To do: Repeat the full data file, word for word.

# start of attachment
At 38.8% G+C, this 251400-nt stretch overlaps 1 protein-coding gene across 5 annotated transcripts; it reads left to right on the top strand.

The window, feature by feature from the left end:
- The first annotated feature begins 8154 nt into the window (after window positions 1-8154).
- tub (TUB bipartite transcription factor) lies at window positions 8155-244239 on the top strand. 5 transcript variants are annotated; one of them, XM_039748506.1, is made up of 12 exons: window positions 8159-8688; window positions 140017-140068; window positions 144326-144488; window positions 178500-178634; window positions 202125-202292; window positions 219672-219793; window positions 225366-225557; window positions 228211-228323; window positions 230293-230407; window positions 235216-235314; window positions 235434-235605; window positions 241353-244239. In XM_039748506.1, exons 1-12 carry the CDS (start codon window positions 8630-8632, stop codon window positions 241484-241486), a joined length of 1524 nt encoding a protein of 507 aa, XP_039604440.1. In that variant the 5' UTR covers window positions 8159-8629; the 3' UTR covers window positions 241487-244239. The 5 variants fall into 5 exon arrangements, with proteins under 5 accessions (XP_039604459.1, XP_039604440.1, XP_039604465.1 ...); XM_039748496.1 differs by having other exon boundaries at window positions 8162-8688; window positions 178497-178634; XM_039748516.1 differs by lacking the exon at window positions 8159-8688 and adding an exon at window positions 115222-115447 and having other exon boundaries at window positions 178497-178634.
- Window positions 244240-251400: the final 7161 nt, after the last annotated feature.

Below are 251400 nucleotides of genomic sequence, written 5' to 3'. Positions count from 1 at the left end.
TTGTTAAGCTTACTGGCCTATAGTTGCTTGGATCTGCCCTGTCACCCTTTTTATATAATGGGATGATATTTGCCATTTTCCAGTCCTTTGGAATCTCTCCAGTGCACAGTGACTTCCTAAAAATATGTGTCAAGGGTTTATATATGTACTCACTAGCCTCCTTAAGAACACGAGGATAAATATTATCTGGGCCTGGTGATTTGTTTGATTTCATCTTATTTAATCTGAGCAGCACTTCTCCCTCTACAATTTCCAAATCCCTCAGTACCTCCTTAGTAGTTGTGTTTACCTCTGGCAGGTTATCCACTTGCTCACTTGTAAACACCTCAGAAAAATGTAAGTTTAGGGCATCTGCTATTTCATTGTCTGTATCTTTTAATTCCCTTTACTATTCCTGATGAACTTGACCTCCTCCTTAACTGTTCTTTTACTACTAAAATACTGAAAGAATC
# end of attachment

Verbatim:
At 38.8% G+C, this 251400-nt stretch overlaps 1 protein-coding gene across 5 annotated transcripts; it reads left to right on the top strand.

The window, feature by feature from the left end:
- The first annotated feature begins 8154 nt into the window (after window positions 1-8154).
- tub (TUB bipartite transcription factor) lies at window positions 8155-244239 on the top strand. 5 transcript variants are annotated; one of them, XM_039748506.1, is made up of 12 exons: window positions 8159-8688; window positions 140017-140068; window positions 144326-144488; window positions 178500-178634; window positions 202125-202292; window positions 219672-219793; window positions 225366-225557; window positions 228211-228323; window positions 230293-230407; window positions 235216-235314; window positions 235434-235605; window positions 241353-244239. In XM_039748506.1, exons 1-12 carry the CDS (start codon window positions 8630-8632, stop codon window positions 241484-241486), a joined length of 1524 nt encoding a protein of 507 aa, XP_039604440.1. In that variant the 5' UTR covers window positions 8159-8629; the 3' UTR covers window positions 241487-244239. The 5 variants fall into 5 exon arrangements, with proteins under 5 accessions (XP_039604459.1, XP_039604440.1, XP_039604465.1 ...); XM_039748496.1 differs by having other exon boundaries at window positions 8162-8688; window positions 178497-178634; XM_039748516.1 differs by lacking the exon at window positions 8159-8688 and adding an exon at window positions 115222-115447 and having other exon boundaries at window positions 178497-178634.
- Window positions 244240-251400: the final 7161 nt, after the last annotated feature.

Below are 251400 nucleotides of genomic sequence, written 5' to 3'. Positions count from 1 at the left end.
TTGTTAAGCTTACTGGCCTATAGTTGCTTGGATCTGCCCTGTCACCCTTTTTATATAATGGGATGATATTTGCCATTTTCCAGTCCTTTGGAATCTCTCCAGTGCACAGTGACTTCCTAAAAATATGTGTCAAGGGTTTATATATGTACTCACTAGCCTCCTTAAGAACACGAGGATAAATATTATCTGGGCCTGGTGATTTGTTTGATTTCATCTTATTTAATCTGAGCAGCACTTCTCCCTCTACAATTTCCAAATCCCTCAGTACCTCCTTAGTAGTTGTGTTTACCTCTGGCAGGTTATCCACTTGCTCACTTGTAAACACCTCAGAAAAATGTAAGTTTAGGGCATCTGCTATTTCATTGTCTGTATCTTTTAATTCCCTTTACTATTCCTGATGAACTTGACCTCCTCCTTAACTGTTCTTTTACTACTAAAATACTGAAAGAATC